Piketty and His Critics Chapter 4: Netroots Nation
The halls were full of people working to increase the minimum wage, many of them quite inspiring, including Saru Jayaraman, author of Behind the Kitchen Door and a leader in fight for fair pay to restaurant workers. I heard a few remarks about Capital in the Twenty-First Century by Thomas Piketty, but always in the context of income inequality. I heard about campaign finance, worker’s rights, and the whole gamut of liberal programs for making capitalism work better.
In one invitation-only meeting, the speaker, a brilliant guy, used Piketty’s language to explain that rising income inequality is not the automatic result of the workings of our capitalist market system, but is caused by specific policy decisions made to benefit the rich. But the next step was out of reach. These policy choices are driven by the filthy rich, to maintain their mountains of money, and to make those mountains higher.
The refusal to face that fact means that we have to fight every issue like it was Armageddon. If you want to raise the minimum wage, you have to fight off every crackpot billionaire and all the millionaires who own or manage a business, including relatively small businesses. If you want to change laws related to worker rights, you have to fight off every crackpot billionaire and all the millionaires who own or manage a business. If you want restaurant workers to be paid the minimum wage, you have to fight off the National Restaurant Association, the lobbying arm of crackpot billionaires and millionaires who own or operate restaurants and restaurant chains. If you want to change the campaign finance laws, good luck, because you not only have to fight off the Supreme Court, you have to fight off every crackpot billionaire and all the millionaires who own or manage a business.
The plain fact is that these crackpot billionaires and all the millionaires who own or manage businesses are ruining the country, using their fabulous wealth to trample every decent impulse of decent people into the muck. There are probably 60,000 households in this country who can afford to buy a congressman or a senator or a crucial bureaucrat to support their pet issue by paying $300,000 into their campaigns or hiring their family or contributing to their favorite charity or putting a little something into their pockets on their way in or out of the revolving door into government service or paying them $200,000 for a meaningless speech and a meet and greet.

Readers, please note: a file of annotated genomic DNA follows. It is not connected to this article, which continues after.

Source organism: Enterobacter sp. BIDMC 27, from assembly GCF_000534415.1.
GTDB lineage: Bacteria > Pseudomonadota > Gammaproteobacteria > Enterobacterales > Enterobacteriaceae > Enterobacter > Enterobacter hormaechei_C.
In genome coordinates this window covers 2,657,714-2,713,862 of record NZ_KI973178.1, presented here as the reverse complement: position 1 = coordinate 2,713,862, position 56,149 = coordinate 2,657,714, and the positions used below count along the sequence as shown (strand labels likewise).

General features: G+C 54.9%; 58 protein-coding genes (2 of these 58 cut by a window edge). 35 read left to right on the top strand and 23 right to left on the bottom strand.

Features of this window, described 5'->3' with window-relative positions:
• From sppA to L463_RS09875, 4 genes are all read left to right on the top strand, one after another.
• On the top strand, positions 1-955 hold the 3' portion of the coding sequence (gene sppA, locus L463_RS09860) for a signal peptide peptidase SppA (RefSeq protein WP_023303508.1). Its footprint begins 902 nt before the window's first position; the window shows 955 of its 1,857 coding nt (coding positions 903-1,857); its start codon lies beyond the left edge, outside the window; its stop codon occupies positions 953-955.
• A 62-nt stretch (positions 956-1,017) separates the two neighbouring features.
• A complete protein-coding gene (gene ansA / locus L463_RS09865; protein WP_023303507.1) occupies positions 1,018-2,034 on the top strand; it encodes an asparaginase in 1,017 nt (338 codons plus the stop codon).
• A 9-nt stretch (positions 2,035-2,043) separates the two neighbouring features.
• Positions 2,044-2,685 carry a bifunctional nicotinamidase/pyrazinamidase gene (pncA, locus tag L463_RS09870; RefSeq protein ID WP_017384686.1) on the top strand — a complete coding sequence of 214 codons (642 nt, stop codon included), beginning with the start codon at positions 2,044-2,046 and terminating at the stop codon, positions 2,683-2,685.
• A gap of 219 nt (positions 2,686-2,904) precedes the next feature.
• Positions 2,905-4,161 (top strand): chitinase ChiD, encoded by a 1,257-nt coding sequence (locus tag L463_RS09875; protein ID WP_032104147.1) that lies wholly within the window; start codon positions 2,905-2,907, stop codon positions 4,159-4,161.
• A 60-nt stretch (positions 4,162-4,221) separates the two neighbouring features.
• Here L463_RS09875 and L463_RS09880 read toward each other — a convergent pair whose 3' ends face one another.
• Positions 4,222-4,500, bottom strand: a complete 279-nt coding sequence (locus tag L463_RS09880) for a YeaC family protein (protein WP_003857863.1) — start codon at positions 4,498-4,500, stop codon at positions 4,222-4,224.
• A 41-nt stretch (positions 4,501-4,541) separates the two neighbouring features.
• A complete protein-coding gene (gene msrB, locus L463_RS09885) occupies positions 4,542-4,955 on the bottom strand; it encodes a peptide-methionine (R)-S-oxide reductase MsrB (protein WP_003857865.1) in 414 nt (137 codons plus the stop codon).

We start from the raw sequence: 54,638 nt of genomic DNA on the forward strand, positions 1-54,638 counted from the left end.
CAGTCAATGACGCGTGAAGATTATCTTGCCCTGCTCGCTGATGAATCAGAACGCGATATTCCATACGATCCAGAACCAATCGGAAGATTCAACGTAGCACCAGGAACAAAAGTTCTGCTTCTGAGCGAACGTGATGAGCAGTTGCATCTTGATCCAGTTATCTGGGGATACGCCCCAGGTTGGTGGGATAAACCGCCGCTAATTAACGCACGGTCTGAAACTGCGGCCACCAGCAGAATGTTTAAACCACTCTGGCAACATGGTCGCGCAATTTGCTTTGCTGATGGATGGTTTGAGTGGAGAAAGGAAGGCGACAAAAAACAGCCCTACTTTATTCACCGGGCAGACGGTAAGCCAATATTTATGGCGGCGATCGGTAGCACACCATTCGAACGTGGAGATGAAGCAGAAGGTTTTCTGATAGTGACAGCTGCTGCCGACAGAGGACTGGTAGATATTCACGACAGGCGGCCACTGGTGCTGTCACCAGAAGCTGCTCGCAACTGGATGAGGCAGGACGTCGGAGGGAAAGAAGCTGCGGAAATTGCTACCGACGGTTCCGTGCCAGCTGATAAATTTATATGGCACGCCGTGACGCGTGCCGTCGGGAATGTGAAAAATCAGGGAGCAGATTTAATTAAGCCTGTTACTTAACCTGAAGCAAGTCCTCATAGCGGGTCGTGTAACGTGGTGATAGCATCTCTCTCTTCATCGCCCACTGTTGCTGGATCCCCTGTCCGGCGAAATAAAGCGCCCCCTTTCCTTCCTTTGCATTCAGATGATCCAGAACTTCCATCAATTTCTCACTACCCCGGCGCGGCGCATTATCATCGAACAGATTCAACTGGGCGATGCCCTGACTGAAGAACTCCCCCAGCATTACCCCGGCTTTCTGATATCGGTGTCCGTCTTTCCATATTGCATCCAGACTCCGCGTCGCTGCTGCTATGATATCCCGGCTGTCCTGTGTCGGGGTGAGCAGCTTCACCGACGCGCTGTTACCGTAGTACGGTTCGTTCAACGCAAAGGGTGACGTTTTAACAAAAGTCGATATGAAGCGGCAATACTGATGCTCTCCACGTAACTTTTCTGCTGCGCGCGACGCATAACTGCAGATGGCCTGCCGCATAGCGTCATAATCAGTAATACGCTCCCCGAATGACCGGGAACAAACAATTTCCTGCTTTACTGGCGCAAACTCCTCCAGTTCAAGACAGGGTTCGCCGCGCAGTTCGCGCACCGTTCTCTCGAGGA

It takes hundreds of thousands of regular people giving $50-$1,000 at a time to fund the election of Elizabeth Warren, probably all the political money these families can afford. And, while getting Warren a bully pulpit has worked, in most other cases we get someone who is not always on our side, or we fail even to get them elected.
We know that the Oligarchs have three principal goals:
1. Protecting and preserving wealth
2. Insuring the unrestricted use of wealth
3. Acquiring more wealth.
They accomplish those goals with the support of the legislators, bureaucrats, and judges they buy. They use their spare change to create institutions and groups and pay their favorite writers and academics to justify whatever they want. None of this is a significant cost to crackpot billionaires or to multi-millionaires. And it works brilliantly. Jayaraman explains it this way: Congress won’t vote against the demands of the National Restaurant Association. The reason food servers, who are mostly women, are poorly paid because the NRA dominates the minimum wage discussion in Congress and in the cities where the issue is raised.
You are poor precisely because they are rich. They take your work, and your productivity, give you as little as the law will permit or less, and keep the rest for themselves. Nothing you want or need happens unless it meets their three goals. This happens because they have created circumstances in which they do not have to deal with goals 1 and 2, and are free to focus their money on goal 3: increasing their piles of money, inevitably at your expense.
Liberals have a set of policies to change things, worker rights, minimum wage, campaign finance reform, and on and on, and each one of them has to be fought out in full financial and social battle array. The energy expenditure is enormous for us on each issue, but it’s just swatting flies for the oligarchy.
The solution is obvious: we have to force these cheats and thugs to move back to goal 1, defending their wealth. Piketty has laid out the plan. We tax wealth world-wide. We raise marginal tax rates on the highest incomes. We increase the estate tax on huge estates. We enforce those rules through aggressive use of the records the financial sector maintains. He suggests imposing a small tax at first on wealth, so that we can know who actually owns it. I’d add that then we say that undisclosed and untaxed wealth escheats to the nation that finds it, with a reward to any individual who is directly or indirectly responsible for disclosure. As a side benefit, we get to learn about drug lords, arms runners and Ponzi Schemers.
This idea isn’t about some supposed need to raise revenues to fund the budget, because we know there is no need to do that. Taxes For Revenue Are Obsolete, as we learned from by Beardsley Ruml, Chairman of the Federal Reserve Bank of New York, in 1946. Taxes serve a number of purposes, including limiting political power of the rich. Raising revenue isn’t one of them, as Ruml demonstrates. The point is to engage directly on the issue of the undeserved and unwarranted political influence of the rich, not to suggest that we lack the resources to live in a decent society. We focus our energy on one fight, going straight for the beating heart of the filthy rich.
Does this sound like class war? Or just fighting back?
Photo by Kevin Dooley under Creative Commons license